Deborah Becker is a Senior Correspondent and Host at WBUR. Her reporting focuses on mental health, criminal justice and education.
Deb is also a substitute host on several WBUR programs and helps produce and report for various WBUR special projects. Deb also worked on the launch of WRNI, Rhode Island’s NPR News Station, where she served as Morning Edition host and host of the weekly show “Focus Rhode Island.” Before coming to WBUR, she worked at Monitor Radio, the broadcast arm of The Christian Science Monitor newspaper. She also worked at several Boston area radio stations. Deb has received numerous awards for her hosting, newscasts, reporting, and investigative reporting from the Radio Television Digital News Association (RTNDA), Public Radio News Directors Incorporated, National Education Writers Association, Associated Press, Corporation for Public Broadcasting, National Alliance on Mental Illness, Parent/Professional Advocacy League and United Press International. She has also completed several fellowships on addiction, mental health, juvenile justice and journalism and the law.
Deb studied journalism at St. Bonaventure University. She lives with her family in central Massachusetts.
BOSTON — Christmas in the City is a one-day bash for thousands of homeless children who are staying in shelters in and around Boston. Founder Jake Kennedy expects about 5,000 kids to attend this year.
BOSTON — Dozens of women have been sleeping in the atrium of the Boston Health Care for the Homeless respite facility. And the emergency shelter housing 250 men in the South End was only meant to be used for four to six weeks — it’s already been 10.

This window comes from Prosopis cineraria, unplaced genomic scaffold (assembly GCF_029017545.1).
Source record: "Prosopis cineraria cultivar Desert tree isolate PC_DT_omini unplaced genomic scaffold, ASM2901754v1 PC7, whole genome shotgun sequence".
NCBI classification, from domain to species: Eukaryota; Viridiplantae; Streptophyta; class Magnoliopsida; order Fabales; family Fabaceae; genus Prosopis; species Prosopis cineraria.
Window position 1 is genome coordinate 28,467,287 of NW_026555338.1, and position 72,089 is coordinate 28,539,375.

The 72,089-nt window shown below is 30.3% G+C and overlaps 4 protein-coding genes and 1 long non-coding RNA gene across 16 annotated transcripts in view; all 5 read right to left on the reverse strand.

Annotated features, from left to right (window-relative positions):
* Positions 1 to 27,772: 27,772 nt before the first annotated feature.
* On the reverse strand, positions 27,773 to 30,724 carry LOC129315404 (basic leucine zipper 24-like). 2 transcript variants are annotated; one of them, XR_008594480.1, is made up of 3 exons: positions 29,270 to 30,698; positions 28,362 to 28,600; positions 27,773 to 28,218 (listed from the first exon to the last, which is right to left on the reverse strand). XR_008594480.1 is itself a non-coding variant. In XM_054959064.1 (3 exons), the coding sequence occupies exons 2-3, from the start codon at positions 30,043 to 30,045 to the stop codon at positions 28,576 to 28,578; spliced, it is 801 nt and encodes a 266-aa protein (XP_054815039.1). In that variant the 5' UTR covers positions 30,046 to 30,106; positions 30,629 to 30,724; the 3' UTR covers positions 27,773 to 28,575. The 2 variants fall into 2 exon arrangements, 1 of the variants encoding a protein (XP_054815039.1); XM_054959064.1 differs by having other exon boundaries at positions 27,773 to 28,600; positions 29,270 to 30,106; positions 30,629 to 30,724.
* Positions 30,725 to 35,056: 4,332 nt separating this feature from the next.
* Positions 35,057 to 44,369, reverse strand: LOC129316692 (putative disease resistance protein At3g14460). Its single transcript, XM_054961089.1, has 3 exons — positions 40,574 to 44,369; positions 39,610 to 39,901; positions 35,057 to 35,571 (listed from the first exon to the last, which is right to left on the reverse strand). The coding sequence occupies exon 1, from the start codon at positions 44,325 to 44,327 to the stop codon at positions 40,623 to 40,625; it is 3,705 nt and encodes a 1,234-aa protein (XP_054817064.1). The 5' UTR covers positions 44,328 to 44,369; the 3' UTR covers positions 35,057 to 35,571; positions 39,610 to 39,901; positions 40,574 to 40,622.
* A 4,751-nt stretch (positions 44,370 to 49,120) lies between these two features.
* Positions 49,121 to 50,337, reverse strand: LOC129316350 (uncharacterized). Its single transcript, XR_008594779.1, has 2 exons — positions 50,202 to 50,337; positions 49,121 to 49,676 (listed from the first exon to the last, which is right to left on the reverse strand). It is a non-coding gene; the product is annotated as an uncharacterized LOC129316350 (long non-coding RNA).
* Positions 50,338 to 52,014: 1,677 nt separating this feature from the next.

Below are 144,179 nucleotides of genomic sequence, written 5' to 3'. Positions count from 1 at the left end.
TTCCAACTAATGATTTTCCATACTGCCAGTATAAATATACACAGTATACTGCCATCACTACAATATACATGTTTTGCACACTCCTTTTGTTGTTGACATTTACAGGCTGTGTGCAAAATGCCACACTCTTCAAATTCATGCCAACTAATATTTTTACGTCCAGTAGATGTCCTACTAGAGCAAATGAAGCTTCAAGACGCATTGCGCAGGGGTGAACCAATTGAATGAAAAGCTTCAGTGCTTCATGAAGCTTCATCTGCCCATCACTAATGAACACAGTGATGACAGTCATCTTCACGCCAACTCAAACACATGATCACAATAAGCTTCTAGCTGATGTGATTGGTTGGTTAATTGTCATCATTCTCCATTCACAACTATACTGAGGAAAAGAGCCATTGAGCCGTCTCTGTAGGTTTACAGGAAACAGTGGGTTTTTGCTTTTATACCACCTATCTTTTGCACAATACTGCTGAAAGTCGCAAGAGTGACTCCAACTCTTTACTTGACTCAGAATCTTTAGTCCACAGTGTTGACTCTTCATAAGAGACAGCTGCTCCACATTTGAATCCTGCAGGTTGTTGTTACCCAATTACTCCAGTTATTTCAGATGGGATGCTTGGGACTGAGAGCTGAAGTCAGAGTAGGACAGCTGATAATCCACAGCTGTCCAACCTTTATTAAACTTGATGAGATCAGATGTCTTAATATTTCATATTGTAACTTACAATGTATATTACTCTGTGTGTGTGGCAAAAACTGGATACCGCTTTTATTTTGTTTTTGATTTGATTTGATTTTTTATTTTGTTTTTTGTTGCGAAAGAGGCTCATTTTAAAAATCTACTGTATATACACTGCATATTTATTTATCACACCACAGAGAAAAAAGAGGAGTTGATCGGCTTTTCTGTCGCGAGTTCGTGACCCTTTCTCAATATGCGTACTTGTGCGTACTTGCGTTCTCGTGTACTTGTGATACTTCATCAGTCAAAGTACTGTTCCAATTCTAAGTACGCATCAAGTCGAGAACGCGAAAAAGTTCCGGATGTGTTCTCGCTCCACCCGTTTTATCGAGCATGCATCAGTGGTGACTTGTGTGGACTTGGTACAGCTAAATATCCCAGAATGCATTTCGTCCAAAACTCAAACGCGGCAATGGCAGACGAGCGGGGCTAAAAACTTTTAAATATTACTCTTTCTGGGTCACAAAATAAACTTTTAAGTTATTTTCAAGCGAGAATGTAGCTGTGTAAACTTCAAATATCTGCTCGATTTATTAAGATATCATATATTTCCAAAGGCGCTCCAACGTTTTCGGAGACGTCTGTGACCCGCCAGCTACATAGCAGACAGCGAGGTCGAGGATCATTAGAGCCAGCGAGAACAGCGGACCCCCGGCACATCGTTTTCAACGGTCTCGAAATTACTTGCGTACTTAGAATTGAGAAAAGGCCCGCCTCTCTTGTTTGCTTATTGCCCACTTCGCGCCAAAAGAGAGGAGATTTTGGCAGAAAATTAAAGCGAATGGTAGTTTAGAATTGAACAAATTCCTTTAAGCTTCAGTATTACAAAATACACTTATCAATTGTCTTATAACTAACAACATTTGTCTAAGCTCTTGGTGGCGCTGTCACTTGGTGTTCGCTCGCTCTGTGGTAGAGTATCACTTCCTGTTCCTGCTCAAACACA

BOSTON — Mental health providers, police and community advocates are holding a forum Monday night on Nantucket to address what some are calling a crisis for the small island town — a rash of suicides in recent weeks.
BOSTON — A facility at 112 Southampton St. in Boston will be renovated to house the hundreds of homeless people displaced due to the closure of the Long Island bridge, Mayor Marty Walsh announced Monday.
BOSTON — In 1965 in Selma, Alabama, news cameras captured police using tear gas and billy clubs on civil rights demonstrators. Now that story is being told on the big screen for the first time.
BOSTON — Several groups are praising his choice, citing Sudders’ work as the former state mental health commissioner and former head of the Massachusetts Society for the Prevention of Cruelty to Children.
BOSTON — Twice a day on 10 community radio stations, which reach half the counties in Liberia, recorded lessons developed by the Waltham-based nonprofit Education Development Center teach literacy and numeracy.
CAMBRIDGE, Mass. — MIT and MGH are partnering with the goal of developing better technologies and methods to diagnose and treat disease.
BOSTON — Jim Greene, director of Boston’s Emergency Shelter Commission, says condemning the only bridge to the island has created several problems.
WORCESTER, Mass. — The school recently received a $7.5 million grant from the Paul G. Allen Family Foundation to send doctors and nurses to help care for Ebola patients and reopen health care facilities.